Then, four days later, the reporters started calling, wanting Fanny's reaction to news of her husband's kidnapping from a place she'd never heard of in the Philippines. It didn't make sense to the 35-year-old mother of three. Her Peruvian-born husband seals pools and outdoor decks for a living, and likes coming home to mow the lawn with their three-year-old son trailing behind. When he he had been missing for several days, Fanny had been worried enough to file a missing person's report with the Corona police, suggesting they check his favorite hangouts, like the Uoko Japanese restaurant in nearby Tustin. She certainly didn't expect to find him in the Philippines—and in great peril.
Sobero's nightmare began May 27, when he and a Filipina were dragged out of their bungalow at the Dos Palmas diving resort in Palawan island by rebels of the Abu Sayyaf, an Islamic militant group described by a U.S. official as "Kidnap Inc." The terrorists also grabbed a Kansas missionary couple, Martin and Gracia Burnham, who were celebrating their 18th wedding anniversary, and 13 Filipinos. They were forced into speedboats and hauled 400 km to Basilan, the terrorists' island lair off southern Mindanao. Rebels last week claimed they had beheaded Sobero, but the Philippine military said it couldn't confirm the killing.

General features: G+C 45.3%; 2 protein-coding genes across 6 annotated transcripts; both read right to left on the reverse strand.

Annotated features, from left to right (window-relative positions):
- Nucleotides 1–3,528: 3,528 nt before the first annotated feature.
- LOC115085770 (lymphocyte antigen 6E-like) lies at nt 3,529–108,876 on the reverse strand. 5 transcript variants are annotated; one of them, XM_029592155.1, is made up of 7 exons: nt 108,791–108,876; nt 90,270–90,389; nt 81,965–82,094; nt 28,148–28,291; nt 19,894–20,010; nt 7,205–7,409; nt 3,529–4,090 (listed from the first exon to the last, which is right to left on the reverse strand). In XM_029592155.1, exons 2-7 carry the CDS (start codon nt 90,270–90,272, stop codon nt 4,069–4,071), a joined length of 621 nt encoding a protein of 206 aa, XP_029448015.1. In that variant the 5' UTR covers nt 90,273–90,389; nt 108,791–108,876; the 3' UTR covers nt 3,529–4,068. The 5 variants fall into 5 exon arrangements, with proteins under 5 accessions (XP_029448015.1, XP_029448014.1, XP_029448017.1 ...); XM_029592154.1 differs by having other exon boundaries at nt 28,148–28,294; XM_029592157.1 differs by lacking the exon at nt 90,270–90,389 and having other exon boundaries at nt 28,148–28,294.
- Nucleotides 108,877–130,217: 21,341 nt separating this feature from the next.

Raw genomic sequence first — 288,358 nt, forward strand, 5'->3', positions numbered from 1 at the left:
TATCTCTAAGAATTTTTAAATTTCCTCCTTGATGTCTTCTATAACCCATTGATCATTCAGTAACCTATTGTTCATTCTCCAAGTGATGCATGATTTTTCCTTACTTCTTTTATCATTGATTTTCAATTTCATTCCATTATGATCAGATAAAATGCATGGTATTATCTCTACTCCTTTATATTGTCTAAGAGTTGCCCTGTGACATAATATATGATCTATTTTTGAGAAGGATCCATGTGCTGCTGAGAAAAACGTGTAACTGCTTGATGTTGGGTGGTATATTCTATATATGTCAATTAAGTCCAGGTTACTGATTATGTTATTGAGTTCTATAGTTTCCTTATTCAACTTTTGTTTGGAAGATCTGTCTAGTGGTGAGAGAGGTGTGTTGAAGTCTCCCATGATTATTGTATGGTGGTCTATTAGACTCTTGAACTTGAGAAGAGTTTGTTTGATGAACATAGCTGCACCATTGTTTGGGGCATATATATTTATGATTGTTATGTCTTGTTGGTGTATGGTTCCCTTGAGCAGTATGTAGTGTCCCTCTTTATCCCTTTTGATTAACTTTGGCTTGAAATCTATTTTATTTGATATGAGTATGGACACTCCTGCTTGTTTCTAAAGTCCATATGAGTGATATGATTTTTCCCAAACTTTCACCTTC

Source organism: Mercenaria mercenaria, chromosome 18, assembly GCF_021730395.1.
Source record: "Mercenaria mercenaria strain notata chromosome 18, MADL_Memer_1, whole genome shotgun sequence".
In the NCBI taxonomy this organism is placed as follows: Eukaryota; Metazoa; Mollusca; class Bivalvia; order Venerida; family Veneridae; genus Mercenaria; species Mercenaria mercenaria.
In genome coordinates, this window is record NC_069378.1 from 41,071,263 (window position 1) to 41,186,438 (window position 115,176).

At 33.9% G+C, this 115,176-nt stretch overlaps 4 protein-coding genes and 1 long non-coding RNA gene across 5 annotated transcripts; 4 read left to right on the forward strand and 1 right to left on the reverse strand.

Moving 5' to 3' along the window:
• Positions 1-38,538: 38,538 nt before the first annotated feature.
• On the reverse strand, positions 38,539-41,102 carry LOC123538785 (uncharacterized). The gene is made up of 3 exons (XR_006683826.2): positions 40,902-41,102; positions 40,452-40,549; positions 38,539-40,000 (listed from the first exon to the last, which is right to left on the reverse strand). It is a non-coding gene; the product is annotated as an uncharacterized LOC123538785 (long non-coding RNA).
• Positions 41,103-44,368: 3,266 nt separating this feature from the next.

Despite the couple's estrangement, Fanny is traumatized by what has happened to Sobero, and struggles to keep news of the kidnapping from their children until his fate is known for certain. If he survives, he might want to stay closer to home next holiday.